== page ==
Among the team of experimental physicists who developed the first atomic bomb for the U.S. government during World War II, Chien-Shiung Wu (1912-1997) spent 37 years as a leading researcher at Columbia University. She was noted for her meticulous experimental work in studying radioactive interactions. Her most famous experiment overturned what long had been considered a fundamental law of nature, the principle of conservation of parity.
Throughout her life, Wu battled the gender bias which belittled the accomplishments of women in science. Despite her remarkable achievements, boundless professional energy, and brilliant problem-solving skills, Wu was often slow to be rewarded for her work, particularly in the early stages of her career. Known as a thorough and precise experimenter, Wu was always in demand because of her trusted ability to test new theories. Many thought Wu should have won the Nobel Prize for leading the experiments which disproved the principle of conservation of parity. Instead, the prize was awarded to her two male colleagues who had proposed, but not conducted, the experiments.
Wu was born in Liu Ho, near Shanghai, China, on May 31, 1912. Her father, Wu Zhongyi, had been an engineer. In 1911, he abandoned that profession to take part in the revolution that overthrew the Manchu dynasty. After the revolution, he opened a school for girls in Liu Ho. His wife, Fan Fuhua, became a tutor, and the couple became known as strong advocates for education. They encouraged their daughter to put her utmost effort into academic excellence.
Wu attended her father's elementary school until she was nine, then enrolled in a teacher training program at the Suzhou Girls' School, about fifty miles from home. She soon became frustrated at the lack of science instruction there, and taught herself physics, chemistry, and mathematics using books and notes of students enrolled in other programs at Suzhou. She was active in political causes and became a class leader. Other politically minded students realized that Wu was immune to dismissal due to her stellar academic performance. She graduated as valedictorian with the highest grades in her class.
Selected to attend the National Central University in Nanjing, Wu prepared by continuing to teach herself physics. She began at the university as a mathematics major but soon switched to physics. She earned a bachelor's degree in 1934, and for two years after that taught physics at the university level and did research in X-ray crystallography.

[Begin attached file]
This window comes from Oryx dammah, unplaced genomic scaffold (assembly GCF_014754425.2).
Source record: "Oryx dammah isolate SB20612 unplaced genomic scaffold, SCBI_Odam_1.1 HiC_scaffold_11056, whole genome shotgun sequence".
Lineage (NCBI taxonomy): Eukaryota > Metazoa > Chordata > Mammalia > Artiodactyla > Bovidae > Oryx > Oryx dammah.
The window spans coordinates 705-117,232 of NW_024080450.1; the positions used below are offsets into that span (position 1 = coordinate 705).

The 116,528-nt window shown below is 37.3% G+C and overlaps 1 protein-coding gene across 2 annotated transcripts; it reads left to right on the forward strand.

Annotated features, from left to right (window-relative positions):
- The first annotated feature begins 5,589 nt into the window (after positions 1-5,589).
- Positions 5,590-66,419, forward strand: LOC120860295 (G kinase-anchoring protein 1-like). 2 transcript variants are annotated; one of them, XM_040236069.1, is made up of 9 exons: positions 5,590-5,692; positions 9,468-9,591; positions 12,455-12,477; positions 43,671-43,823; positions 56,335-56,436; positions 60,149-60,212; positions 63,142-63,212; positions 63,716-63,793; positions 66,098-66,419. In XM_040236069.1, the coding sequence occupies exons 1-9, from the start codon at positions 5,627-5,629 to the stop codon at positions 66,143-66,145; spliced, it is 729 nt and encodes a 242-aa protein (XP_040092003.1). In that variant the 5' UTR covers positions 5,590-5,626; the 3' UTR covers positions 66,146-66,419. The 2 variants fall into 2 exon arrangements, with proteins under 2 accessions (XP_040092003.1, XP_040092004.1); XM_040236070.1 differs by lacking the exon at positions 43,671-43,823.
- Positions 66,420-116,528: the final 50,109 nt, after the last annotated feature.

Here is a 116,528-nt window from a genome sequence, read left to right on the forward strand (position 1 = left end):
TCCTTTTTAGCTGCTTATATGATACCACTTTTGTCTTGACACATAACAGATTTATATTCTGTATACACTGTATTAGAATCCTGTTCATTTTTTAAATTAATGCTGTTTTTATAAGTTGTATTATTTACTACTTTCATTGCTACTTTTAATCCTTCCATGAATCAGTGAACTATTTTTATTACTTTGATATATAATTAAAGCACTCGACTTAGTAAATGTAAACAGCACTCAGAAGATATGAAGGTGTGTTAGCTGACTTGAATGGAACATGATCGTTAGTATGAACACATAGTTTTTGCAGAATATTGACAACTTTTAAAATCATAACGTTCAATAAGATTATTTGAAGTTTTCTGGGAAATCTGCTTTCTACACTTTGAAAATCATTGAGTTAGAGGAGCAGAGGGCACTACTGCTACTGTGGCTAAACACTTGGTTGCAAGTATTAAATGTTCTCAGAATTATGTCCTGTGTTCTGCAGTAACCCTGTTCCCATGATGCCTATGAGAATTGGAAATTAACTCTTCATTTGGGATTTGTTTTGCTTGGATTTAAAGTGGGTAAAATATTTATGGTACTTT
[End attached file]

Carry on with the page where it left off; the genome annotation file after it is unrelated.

In 1936, encouraged by her academic advisor to continue her studies in the United States, Wu left China. Her intention was to enroll at the University of Michigan, finish her doctorate quickly, and return to China. But when she reached San Francisco, she was offered an opportunity to attend the University of California at Berkeley. Faculty members in the physics department included Robert Oppenheimer, who would later lead the Manhattan Project that developed the first atomic bomb, and Ernest Lawrence, inventor of the atom-smashing machine known as the cyclotron. She enrolled at Berkeley and, in 1940, earned her doctorate in physics. Her studies and some post-doctoral work at Berkeley immediately established her as an expert in nuclear fission.
Wu's achievements at Berkeley clearly merited a faculty appointment there. At the time, however, there were no women teaching physics at any major American universities, and she was not offered a job. In 1942, she married physicist Luke Yuan, whom she had met at Berkeley, and they moved to the East Coast. Yuan worked on radar devices at RCA laboratories and Wu took up a teaching position at Smith College in Northampton, Massachusetts.
Wu was not entirely happy at Smith and remained there only a year. She was eager to continue her research. With a shortage of physicists due to World War II, the gender bias against women relaxed, and Wu received job offers from Columbia University, Massachusetts Institute of Technology, and Princeton. Wu accepted a job at Princeton, becoming that school's first female instructor. For a few months, she taught introductory physics to naval officers.
Wu had barely settled at Princeton before she was recruited to join Columbia University's Division of War Research. There, the U.S. Army's secret effort to develop an atomic bomb (dubbed the "Manhattan Project"), was under way. Top scientists had decided that Wu's expertise was needed, and they were right. When an atomic chain reaction stopped unexpectedly during testing, the legendary scientist Enrico Fermi was puzzled. Wu was familiar with a rare gas produced by nuclear fission that had halted the reaction. Her knowledge cleared up the problem and enabled the research to proceed. Wu also helped develop a process to enrich uranium ore to produce large quantities of uranium fuel for the bomb. Her work was vital to the historic effort.
After World War II, Wu stayed on as a senior researcher at Columbia. In 1947, her son, Vincent Wei-chen Yuan, was born; he would grow up to become a nuclear scientist himself. Wu and her husband were both offered positions at National Central University in China. They decided not to return to a country that was now Communist-ruled, and became American citizens in 1954.